President Barack Obama said it was his job to protect U.S. diplomats overseas, and investigate the Sept. 11 attack on the U.S. Consulate in Benghazi, Libya, and hold those responsible accountable.
“I am ultimately responsible for what’s taking place there because these are my folks, and I’m the one who has to greet those coffins when they come home,” Obama said, during Tuesday’s presidential debate against Republican Challenger Mitt Romney.
Ambassador Chris Stevens and three other Americans were killed in the attack, which came on the anniversary of the Sept. 11, 2001, terrorist attacks.
Earlier on Tuesday, CNN published an interview with Secretary of State Hillary Rodham Clinton, in which she took responsibility for the safety of American diplomats abroad.
“I’m in charge of the State Department’s 60,000-plus people all over the world, 275 posts,” Clinton said, in the interview. “The president and the vice president wouldn’t be knowledgeable about specific decisions that are made by security professionals. They’re the ones who weigh all of the threats and the risks and the needs and make a considered decision.” But Obama disagreed with Clinton’s statement. “She works for me,” he said. “I’m the president and I’m always responsible, and that’s why nobody’s more interested in finding out exactly what happened than I do.”
The president said he would beef up security procedures at all embassies and consulates, investigate the Sept. 11 attack fully and track down those responsible.
Obama went on to criticize the Romney campaign for making the attack a political issue.
“While we were still dealing with our diplomats being threatened, Governor Romney put out a press release, trying to make political points, and that’s not how a commander in chief operates,” Obama said. “You don’t turn national security into a political issue. Certainly not right when it’s happening.”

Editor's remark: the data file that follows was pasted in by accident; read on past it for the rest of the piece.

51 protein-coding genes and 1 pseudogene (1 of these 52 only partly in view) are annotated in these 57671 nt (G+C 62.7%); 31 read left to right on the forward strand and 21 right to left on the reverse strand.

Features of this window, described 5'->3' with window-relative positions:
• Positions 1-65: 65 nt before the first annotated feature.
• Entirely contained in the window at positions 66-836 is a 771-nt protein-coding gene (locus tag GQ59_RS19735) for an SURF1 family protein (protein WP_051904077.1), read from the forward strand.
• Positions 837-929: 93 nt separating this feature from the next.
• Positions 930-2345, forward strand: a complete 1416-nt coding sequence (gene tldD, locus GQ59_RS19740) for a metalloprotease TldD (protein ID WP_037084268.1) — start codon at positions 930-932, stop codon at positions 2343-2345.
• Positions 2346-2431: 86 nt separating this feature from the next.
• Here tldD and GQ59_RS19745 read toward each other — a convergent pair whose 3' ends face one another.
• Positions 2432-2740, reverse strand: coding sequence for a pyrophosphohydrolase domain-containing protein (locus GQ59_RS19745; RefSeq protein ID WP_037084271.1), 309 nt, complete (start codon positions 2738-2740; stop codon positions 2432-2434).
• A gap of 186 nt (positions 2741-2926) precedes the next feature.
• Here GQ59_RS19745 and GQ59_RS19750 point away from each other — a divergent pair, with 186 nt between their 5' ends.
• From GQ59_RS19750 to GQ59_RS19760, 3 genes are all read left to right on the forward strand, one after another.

Romney acknowledged the correctness of the president taking responsibility “for the failure in providing those security resources.” However, he questioned the administration’s delay in informing the public that the attack was a terrorist action and not part of a demonstration protesting an online video offensive to Muslims.
“Whether there was some misleading, or instead whether we just didn’t know what happened, you have to ask yourself, why didn’t we know five days later when the ambassador to the United Nations went on TV to say that this was a demonstration?” Romney said. “How could we have not known?”
In a Sept. 12 Rose Garden speech, Obama did not explicitly call the incident a “terrorist attack.” However, he did say: “No acts of terror will ever shake the resolve of this great nation, alter that character, or eclipse the light of the values that we stand for.”
After praising Secretary Clinton and her team Tuesday night for their hard work, Obama shot back at his opponent.
“The suggestion that anybody in my team, whether the secretary of state, our U.N. ambassador, anybody on my team would play politics or mislead when we’ve lost four of our own, governor, is offensive,” he said. “That’s not what we do. That’s not what I do as president, that’s not what I do as commander in chief.”
Tuesday’s debate was the second between the presidential candidates. Vice President Joe Biden and Rep. Paul Ryan (R-Wis.), the Republican vice-presidential nominee, debated on Oct. 11. The final debate between the presidential candidates is scheduled for Oct. 22, and will focus on foreign policy.
Tom Temin is the host of The Federal Drive, which airs from 6-10 a.m. on 1500 AM in the Washington, D.C. region and online everywhere. Tom has 30 years experience in journalism, mostly in technology markets. Before coming to Federal News Radio, he was a long-serving editor-in-chief of Government Computer News and Washington Technology magazines.